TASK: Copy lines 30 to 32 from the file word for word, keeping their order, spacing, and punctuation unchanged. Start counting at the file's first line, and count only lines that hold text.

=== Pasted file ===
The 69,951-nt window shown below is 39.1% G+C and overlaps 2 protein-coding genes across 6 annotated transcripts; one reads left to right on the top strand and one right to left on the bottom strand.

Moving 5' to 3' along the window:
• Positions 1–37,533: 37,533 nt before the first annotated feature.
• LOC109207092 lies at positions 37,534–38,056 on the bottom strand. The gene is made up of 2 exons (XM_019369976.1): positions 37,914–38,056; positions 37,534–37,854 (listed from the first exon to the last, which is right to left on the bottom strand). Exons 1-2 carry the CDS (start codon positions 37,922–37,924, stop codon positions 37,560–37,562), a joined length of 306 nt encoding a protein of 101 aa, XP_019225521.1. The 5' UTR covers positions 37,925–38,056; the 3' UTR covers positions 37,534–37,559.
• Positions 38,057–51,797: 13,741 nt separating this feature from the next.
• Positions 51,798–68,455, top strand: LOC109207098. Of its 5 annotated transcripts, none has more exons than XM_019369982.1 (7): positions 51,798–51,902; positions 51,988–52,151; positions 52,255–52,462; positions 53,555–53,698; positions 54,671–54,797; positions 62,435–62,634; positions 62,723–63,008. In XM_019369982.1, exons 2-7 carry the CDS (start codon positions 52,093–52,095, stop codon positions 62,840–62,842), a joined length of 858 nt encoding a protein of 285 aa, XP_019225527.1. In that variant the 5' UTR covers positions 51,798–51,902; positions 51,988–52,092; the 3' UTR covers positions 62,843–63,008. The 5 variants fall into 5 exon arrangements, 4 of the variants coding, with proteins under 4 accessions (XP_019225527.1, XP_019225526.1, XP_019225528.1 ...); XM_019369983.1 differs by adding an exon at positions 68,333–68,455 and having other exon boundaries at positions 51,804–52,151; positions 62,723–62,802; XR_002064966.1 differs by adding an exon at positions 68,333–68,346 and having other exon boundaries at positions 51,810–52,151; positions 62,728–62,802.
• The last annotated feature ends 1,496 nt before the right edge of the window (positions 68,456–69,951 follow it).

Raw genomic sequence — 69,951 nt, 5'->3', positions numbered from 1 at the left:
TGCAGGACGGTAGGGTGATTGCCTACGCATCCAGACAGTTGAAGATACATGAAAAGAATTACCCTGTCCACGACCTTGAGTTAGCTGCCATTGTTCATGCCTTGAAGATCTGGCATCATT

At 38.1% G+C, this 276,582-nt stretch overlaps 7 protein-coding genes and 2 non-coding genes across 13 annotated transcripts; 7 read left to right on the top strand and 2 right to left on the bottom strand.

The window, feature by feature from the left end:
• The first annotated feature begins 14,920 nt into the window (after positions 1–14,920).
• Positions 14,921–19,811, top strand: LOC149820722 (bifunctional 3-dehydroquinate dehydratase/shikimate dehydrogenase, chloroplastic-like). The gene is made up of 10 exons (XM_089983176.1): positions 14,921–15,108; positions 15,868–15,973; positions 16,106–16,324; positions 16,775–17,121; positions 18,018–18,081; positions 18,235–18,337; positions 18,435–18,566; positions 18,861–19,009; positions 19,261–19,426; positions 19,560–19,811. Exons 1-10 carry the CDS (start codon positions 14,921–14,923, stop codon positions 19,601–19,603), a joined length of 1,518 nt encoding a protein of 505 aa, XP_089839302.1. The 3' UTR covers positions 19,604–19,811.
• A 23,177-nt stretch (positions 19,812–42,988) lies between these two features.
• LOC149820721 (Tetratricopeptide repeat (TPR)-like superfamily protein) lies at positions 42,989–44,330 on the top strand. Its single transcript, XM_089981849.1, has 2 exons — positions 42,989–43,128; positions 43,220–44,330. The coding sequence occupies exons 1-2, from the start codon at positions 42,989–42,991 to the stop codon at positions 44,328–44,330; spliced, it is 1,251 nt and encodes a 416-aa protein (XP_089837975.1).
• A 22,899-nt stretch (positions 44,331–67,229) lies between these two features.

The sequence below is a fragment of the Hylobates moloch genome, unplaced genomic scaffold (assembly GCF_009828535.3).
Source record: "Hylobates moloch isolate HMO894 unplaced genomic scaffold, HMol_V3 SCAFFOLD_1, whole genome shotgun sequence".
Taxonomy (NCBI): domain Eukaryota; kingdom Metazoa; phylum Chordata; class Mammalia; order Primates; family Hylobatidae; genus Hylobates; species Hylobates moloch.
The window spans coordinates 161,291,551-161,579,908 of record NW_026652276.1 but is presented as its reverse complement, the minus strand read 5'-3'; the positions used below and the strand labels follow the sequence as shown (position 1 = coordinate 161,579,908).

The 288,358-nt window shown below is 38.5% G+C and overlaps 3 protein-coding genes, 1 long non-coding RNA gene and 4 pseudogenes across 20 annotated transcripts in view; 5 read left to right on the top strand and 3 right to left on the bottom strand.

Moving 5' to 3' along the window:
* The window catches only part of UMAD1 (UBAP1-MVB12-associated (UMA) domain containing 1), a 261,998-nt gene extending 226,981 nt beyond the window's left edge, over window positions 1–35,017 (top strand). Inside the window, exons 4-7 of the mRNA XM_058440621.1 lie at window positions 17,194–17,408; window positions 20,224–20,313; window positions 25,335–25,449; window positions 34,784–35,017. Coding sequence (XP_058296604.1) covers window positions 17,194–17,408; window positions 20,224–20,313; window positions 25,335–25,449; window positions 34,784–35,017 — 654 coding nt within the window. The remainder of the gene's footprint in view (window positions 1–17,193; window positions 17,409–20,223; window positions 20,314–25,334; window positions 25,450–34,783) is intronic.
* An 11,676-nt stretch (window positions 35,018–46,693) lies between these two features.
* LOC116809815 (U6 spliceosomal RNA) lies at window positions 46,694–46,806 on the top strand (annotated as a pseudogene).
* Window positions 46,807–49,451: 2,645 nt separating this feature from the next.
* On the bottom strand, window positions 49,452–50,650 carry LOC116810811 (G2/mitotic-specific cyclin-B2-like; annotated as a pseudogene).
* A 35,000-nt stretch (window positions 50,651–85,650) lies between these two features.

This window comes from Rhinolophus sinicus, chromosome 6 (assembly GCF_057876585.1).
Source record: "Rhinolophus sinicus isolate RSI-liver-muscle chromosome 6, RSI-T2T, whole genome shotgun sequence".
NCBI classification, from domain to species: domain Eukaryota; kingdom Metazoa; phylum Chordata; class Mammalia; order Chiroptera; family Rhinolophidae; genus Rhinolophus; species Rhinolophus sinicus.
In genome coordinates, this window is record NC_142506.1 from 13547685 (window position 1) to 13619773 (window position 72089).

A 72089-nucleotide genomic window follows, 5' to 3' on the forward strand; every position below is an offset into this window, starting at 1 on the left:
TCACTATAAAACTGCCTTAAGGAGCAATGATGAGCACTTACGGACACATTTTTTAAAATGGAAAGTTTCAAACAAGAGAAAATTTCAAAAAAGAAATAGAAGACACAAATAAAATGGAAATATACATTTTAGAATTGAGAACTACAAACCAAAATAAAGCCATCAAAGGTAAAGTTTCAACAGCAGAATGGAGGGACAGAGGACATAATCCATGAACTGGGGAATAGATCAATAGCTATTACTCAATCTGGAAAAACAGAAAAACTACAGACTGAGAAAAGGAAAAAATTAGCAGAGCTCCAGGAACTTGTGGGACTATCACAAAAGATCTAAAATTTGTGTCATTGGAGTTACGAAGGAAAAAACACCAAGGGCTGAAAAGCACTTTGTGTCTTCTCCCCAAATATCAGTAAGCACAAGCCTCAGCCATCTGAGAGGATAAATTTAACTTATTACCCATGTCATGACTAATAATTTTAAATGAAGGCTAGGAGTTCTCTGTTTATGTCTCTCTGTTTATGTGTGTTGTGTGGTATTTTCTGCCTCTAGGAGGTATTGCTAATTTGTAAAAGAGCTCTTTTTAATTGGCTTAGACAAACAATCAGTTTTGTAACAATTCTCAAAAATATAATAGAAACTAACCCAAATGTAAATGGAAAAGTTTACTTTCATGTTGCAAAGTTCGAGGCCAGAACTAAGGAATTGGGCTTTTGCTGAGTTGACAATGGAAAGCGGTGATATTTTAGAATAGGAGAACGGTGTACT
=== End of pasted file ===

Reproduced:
Source record: "Rhinolophus sinicus isolate RSI-liver-muscle chromosome 6, RSI-T2T, whole genome shotgun sequence".
NCBI classification, from domain to species: domain Eukaryota; kingdom Metazoa; phylum Chordata; class Mammalia; order Chiroptera; family Rhinolophidae; genus Rhinolophus; species Rhinolophus sinicus.
In genome coordinates, this window is record NC_142506.1 from 13547685 (window position 1) to 13619773 (window position 72089).